Seems like that "abundant land" part is pretty important. Abundant land makes it inexpensive for the common man to own property against which he can leverage risk, and on which his family can be comfortably raised. In the 18th century Ben Franklin recognized this as a primary component of emergent American dominance.

Will importing millions more people per year make land more or less abundant?

aez writes:

Can we extrapolate from "land" to "industry"? Many of us,imported or native, work in goods and services rather than agriculture. I understand the value of real property vs. personal or intellectual, but those latter are what's more available now, perhaps.

Paul Morel writes:
Whereas, the rule is in this country of abundant land, the more mouths you have, the more money you can put into your pocket, the more I can put into mine.

This is actually false in societies in a Malthusian equilibrium (i.e.: roughly all societies before the 19th century). As Gregory Clark puts it in "A Farewell to Alms":

(...) improvements in sanitation, or declines in violence and disorder, which reduce the death rate schedule in preindustrial societies, can raise life expectancy, but only at the cost of lower material living standards.

This Malthusian world thus exhibits a counterintuitive logic. Anything that raised the death rate schedule—war, disorder, disease, poor sanitary practices, or abandoning breast feeding—increased material living standards. Anything that reduced the death rate schedule—advances in medical technology, better personal hygiene, improved public sanitation, public provision for harvest failures, peace and order—reduced material living standards.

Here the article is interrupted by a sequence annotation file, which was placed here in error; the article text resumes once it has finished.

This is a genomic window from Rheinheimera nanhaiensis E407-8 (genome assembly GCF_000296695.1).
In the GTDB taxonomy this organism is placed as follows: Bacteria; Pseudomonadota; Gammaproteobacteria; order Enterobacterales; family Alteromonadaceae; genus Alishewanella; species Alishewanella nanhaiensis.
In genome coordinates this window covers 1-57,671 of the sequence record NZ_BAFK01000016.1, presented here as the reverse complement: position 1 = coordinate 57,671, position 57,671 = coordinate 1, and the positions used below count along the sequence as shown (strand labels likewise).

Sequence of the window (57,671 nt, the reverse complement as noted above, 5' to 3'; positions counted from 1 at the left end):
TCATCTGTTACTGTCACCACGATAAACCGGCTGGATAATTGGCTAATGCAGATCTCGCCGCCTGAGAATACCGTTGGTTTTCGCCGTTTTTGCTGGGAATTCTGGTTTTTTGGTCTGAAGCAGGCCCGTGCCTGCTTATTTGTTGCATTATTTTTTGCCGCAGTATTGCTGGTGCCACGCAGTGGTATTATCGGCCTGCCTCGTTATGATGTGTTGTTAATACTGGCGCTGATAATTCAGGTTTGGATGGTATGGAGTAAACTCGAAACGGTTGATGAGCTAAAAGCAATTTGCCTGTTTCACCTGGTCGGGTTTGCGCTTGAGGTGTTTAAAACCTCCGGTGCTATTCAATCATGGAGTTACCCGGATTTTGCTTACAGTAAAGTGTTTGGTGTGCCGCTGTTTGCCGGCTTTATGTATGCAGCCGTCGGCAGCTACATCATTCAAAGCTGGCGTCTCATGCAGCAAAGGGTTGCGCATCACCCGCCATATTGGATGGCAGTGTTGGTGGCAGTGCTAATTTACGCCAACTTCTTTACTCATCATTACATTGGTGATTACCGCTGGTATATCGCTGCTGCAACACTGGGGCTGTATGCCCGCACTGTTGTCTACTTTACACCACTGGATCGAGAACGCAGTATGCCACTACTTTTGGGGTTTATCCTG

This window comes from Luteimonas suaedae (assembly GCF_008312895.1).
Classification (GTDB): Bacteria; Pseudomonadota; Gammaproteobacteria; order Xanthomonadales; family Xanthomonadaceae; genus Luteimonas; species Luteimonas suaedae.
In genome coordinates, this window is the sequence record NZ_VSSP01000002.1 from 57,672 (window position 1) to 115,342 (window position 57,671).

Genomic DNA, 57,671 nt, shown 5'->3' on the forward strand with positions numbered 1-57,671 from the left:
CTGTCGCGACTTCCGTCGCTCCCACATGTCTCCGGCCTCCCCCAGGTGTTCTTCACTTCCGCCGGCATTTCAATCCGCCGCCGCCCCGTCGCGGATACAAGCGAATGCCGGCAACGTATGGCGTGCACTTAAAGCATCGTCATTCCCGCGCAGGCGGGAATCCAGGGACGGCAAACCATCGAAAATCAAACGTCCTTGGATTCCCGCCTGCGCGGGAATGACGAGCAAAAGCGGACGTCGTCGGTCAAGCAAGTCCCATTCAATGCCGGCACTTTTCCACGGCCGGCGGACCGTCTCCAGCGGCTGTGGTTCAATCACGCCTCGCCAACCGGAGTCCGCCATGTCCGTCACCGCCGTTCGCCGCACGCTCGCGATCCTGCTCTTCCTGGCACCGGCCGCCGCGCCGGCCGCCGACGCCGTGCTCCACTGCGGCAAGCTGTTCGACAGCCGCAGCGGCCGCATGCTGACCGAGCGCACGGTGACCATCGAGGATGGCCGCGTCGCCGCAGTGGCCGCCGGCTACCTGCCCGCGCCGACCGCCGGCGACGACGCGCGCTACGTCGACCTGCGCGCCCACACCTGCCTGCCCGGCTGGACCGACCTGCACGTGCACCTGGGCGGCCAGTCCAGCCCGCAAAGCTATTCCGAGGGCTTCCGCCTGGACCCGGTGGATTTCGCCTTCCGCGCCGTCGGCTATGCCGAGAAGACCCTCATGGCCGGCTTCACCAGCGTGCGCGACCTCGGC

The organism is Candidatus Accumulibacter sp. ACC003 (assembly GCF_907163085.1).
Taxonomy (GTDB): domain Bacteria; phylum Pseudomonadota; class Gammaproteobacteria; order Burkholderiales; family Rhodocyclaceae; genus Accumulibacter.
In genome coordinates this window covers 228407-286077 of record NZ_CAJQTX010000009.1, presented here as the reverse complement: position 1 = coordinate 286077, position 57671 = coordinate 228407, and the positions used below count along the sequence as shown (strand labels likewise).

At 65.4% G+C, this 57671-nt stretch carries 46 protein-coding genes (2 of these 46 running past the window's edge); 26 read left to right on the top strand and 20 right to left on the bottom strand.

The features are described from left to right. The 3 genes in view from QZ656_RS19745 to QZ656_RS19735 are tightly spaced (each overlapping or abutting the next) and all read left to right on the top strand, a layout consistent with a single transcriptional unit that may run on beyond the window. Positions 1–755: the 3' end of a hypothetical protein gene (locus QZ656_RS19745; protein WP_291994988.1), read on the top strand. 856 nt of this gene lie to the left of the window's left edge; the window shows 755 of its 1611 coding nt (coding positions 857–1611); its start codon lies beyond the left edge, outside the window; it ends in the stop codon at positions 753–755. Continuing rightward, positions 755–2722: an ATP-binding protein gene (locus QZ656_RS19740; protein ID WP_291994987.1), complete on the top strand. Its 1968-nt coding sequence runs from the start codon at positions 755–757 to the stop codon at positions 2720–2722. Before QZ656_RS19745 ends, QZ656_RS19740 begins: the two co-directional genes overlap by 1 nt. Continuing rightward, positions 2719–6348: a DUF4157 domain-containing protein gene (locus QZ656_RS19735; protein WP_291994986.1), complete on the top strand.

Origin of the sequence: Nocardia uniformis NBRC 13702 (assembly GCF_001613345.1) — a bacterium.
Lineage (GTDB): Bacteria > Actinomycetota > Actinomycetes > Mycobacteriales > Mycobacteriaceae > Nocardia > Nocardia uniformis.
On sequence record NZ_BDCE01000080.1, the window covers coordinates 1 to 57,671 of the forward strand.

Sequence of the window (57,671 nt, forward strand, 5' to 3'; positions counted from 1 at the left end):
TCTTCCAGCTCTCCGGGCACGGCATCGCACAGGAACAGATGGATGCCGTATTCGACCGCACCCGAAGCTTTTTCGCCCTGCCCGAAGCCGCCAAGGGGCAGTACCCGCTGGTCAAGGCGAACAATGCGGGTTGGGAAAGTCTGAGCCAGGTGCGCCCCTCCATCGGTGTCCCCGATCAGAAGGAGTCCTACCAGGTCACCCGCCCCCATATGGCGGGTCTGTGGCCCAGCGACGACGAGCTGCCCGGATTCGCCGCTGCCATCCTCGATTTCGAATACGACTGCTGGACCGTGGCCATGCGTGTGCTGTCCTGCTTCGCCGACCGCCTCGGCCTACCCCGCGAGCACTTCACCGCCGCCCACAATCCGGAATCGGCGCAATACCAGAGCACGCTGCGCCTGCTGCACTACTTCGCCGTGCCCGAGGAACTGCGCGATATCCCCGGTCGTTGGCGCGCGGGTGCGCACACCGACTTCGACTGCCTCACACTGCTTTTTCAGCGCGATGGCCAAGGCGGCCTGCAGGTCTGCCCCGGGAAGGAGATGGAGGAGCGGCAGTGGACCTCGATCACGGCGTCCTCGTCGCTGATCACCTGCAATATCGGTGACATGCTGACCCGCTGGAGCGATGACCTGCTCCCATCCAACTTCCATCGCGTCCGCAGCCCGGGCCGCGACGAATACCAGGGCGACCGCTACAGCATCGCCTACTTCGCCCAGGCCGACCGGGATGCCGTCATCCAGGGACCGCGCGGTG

NZ writes:


I think the implications are very different. What can I do--what value can I create for myself--with abundant land vs. abundant stuff?

Many may be tempted to say "Well today you can, for under $400, but a nice laptop and use it to design an awesome app which you can sell and get rich from, or start a successful business with." I don't know, but I'd guess that the odds of an average IQ person (100 ±1/2 SD) with a family being able to do that are vanishingly slim.

aez writes: